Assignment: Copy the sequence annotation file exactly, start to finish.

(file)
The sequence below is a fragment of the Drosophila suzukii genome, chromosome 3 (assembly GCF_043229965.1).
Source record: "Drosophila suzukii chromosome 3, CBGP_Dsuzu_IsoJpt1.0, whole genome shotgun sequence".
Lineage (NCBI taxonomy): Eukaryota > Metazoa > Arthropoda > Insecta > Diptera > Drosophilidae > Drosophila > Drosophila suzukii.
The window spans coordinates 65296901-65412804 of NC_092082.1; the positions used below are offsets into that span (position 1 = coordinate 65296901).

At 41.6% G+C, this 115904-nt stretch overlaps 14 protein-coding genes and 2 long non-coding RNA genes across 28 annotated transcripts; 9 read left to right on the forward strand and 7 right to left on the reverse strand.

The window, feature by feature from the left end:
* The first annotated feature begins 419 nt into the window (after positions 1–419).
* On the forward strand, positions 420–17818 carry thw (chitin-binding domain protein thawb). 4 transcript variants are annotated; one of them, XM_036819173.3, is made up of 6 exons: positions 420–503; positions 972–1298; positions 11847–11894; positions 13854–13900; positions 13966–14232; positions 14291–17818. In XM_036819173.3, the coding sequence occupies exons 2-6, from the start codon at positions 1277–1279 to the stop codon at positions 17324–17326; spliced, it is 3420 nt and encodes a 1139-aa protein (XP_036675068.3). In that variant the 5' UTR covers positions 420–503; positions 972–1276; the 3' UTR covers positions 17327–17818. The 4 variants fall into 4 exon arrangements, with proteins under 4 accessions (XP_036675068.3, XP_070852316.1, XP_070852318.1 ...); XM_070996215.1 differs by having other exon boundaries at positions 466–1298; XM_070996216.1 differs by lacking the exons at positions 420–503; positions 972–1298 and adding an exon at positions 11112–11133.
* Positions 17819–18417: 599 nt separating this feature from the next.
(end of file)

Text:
The sequence below is a fragment of the Drosophila suzukii genome, chromosome 3 (assembly GCF_043229965.1).
Source record: "Drosophila suzukii chromosome 3, CBGP_Dsuzu_IsoJpt1.0, whole genome shotgun sequence".
Lineage (NCBI taxonomy): Eukaryota > Metazoa > Arthropoda > Insecta > Diptera > Drosophilidae > Drosophila > Drosophila suzukii.
The window spans coordinates 65296901-65412804 of NC_092082.1; the positions used below are offsets into that span (position 1 = coordinate 65296901).

At 41.6% G+C, this 115904-nt stretch overlaps 14 protein-coding genes and 2 long non-coding RNA genes across 28 annotated transcripts; 9 read left to right on the forward strand and 7 right to left on the reverse strand.

The window, feature by feature from the left end:
* The first annotated feature begins 419 nt into the window (after positions 1–419).
* On the forward strand, positions 420–17818 carry thw (chitin-binding domain protein thawb). 4 transcript variants are annotated; one of them, XM_036819173.3, is made up of 6 exons: positions 420–503; positions 972–1298; positions 11847–11894; positions 13854–13900; positions 13966–14232; positions 14291–17818. In XM_036819173.3, the coding sequence occupies exons 2-6, from the start codon at positions 1277–1279 to the stop codon at positions 17324–17326; spliced, it is 3420 nt and encodes a 1139-aa protein (XP_036675068.3). In that variant the 5' UTR covers positions 420–503; positions 972–1276; the 3' UTR covers positions 17327–17818. The 4 variants fall into 4 exon arrangements, with proteins under 4 accessions (XP_036675068.3, XP_070852316.1, XP_070852318.1 ...); XM_070996215.1 differs by having other exon boundaries at positions 466–1298; XM_070996216.1 differs by lacking the exons at positions 420–503; positions 972–1298 and adding an exon at positions 11112–11133.
* Positions 17819–18417: 599 nt separating this feature from the next.